Greater uterine artery blood flow during pregnancy in multigenerational (Andean) than shorter-term (European) high-altitude residents

Megan J. Wilson, Miriam Lopez, Marco Vargas, Colleen Julian, Wilma Téllez, Armando Rodriguez, Abigail Bigham, J. Fernando Armaza, Susan Niermeyer, Mark Shriver, Enrique Vargas, Lorna G. Moore

Resultado de la investigación: Contribución a una revistaArtículorevisión exhaustiva

73 Citas (Scopus)


Multigenerational (Andean) compared with shorter-term (European) high-altitude residents exhibit less hypoxia-associated reductions in birth weight. Because differences in arterial O2 content are not responsible, we asked whether greater pregnancy-associated increases in uterine artery (UA) blood flow and O2 delivery were involved. Serial studies were conducted in 42 Andean and 26 European residents of La Paz, Bolivia (3600 m) at weeks 20, 30, 36 of pregnancy and 4 mo postpartum using Doppler ultrasound. There were no differences postpartum but Andean vs. European women had greater UA diameter (0.65 ± 0.01 vs. 0.56 ± 0.01 cm), cross-sectional area (33.1 ± 0.97 vs. 24.7 ± 1.18 mm2), and blood flow at week 36 (743 ± 87 vs. 474 ± 36 ml/min) (all P < 0.05) and thus 1.6-fold greater uteroplacental O2 delivery near term (126.82 ± 18.47 vs. 80.33 ± 8.69 ml O2·ml blood-1·min-1, P < 0.05). Andeans had greater common iliac (CI) flow and lower external iliac relative to CI flow (0.52 ± 0.11 vs. 0.95 ± 0.14, P < 0.05) than Europeans at week 36. After adjusting for gestational age, maternal height, and parity, Andean babies weighed 209 g more than the Europeans. Greater UA cross-sectional area at week 30 related positively to birth weight in Andeans (r = +0.39) but negatively in Europeans (r = -0.37) (both P < 0.01). We concluded that a greater pregnancy-associated increase in UA diameter raised UA blood flow and uteroplacental O2 delivery in the Andeans and contributed to their ability to maintain normal fetal growth under conditions of high-altitude hypoxia. These data implicate the involvement of genetic factors in protecting multigenerational populations from hypoxia-associated reductions in fetal growth, but future studies are required for confirmation and identification of the specific genes involved.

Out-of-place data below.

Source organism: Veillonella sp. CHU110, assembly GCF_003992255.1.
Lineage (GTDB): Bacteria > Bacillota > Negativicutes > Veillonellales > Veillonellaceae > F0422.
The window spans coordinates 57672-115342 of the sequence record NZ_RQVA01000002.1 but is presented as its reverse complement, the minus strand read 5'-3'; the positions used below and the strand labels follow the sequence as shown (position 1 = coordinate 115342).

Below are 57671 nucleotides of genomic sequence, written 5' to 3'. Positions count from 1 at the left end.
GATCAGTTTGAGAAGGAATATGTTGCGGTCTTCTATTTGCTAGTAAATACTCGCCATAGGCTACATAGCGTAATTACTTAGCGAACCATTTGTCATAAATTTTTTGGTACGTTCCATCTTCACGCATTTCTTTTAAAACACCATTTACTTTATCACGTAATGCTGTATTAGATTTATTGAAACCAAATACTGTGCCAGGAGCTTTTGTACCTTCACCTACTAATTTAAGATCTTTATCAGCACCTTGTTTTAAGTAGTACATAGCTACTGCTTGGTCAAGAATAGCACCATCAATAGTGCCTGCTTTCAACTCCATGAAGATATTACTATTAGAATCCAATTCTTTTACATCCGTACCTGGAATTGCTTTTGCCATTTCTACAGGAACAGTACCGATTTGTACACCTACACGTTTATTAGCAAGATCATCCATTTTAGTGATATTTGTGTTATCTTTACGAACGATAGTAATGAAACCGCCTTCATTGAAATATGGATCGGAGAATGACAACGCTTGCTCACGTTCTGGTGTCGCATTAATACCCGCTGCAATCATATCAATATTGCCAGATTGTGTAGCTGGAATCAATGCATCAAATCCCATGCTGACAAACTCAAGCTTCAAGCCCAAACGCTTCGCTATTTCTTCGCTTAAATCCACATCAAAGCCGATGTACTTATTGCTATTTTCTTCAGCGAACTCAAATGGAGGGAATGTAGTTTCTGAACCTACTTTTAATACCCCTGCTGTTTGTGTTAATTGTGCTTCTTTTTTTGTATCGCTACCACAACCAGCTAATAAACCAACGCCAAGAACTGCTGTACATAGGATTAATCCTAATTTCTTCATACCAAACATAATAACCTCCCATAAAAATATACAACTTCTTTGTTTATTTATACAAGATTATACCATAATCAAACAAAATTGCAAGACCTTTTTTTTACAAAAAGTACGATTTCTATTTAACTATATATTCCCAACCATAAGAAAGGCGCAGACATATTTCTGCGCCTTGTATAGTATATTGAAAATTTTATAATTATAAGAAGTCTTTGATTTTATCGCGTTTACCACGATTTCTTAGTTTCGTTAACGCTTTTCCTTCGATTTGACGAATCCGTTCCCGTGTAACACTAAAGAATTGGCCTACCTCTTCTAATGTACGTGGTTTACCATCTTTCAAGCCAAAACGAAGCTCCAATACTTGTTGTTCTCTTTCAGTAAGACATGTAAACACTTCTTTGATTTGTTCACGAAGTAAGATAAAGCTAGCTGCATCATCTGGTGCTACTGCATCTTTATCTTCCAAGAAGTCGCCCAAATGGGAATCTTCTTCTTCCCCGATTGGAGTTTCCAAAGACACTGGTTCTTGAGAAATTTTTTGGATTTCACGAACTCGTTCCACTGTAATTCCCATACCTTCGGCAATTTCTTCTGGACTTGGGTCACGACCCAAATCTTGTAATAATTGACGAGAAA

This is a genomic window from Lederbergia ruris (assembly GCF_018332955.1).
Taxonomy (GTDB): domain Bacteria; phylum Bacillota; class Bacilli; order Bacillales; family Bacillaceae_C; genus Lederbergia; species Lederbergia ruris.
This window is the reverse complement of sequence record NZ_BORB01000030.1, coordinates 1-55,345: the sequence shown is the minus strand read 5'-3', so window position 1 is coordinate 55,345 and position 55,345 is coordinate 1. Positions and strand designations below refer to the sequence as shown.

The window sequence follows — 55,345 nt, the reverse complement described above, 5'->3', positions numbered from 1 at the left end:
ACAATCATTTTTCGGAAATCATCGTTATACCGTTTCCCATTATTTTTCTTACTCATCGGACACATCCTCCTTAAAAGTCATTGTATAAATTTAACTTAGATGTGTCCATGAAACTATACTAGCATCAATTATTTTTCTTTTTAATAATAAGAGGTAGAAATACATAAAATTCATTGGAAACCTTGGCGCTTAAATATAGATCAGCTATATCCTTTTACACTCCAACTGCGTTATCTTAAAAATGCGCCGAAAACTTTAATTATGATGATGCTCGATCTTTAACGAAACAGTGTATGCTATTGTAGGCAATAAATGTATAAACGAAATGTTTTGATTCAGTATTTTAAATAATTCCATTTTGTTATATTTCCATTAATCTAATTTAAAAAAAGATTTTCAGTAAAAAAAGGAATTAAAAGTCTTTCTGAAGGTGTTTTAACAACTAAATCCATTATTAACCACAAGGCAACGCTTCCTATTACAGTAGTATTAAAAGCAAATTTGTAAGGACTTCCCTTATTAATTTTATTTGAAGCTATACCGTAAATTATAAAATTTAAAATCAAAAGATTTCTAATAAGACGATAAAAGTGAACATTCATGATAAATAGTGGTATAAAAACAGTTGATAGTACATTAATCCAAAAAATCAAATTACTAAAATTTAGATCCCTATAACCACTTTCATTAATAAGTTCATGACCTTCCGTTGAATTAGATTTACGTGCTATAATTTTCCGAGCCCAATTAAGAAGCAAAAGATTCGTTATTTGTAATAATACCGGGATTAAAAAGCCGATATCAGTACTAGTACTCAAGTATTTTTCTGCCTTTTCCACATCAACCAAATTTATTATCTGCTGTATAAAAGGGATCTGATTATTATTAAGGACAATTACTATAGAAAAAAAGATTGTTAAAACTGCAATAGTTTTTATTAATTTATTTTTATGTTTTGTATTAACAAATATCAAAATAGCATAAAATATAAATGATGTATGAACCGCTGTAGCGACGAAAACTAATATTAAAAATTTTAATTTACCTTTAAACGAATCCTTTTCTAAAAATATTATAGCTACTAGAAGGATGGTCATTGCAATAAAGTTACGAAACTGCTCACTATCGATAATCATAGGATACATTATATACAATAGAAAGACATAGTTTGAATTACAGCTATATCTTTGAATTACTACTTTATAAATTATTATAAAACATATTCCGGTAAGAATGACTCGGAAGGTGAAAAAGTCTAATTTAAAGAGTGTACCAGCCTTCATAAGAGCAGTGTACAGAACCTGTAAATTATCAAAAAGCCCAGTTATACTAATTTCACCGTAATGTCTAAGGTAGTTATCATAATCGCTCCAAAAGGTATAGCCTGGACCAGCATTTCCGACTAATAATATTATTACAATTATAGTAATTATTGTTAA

Idioma originalInglés
Páginas (desde-hasta)R1313-R1324
PublicaciónAmerican Journal of Physiology - Regulatory Integrative and Comparative Physiology
EstadoPublicada - sep. 2007


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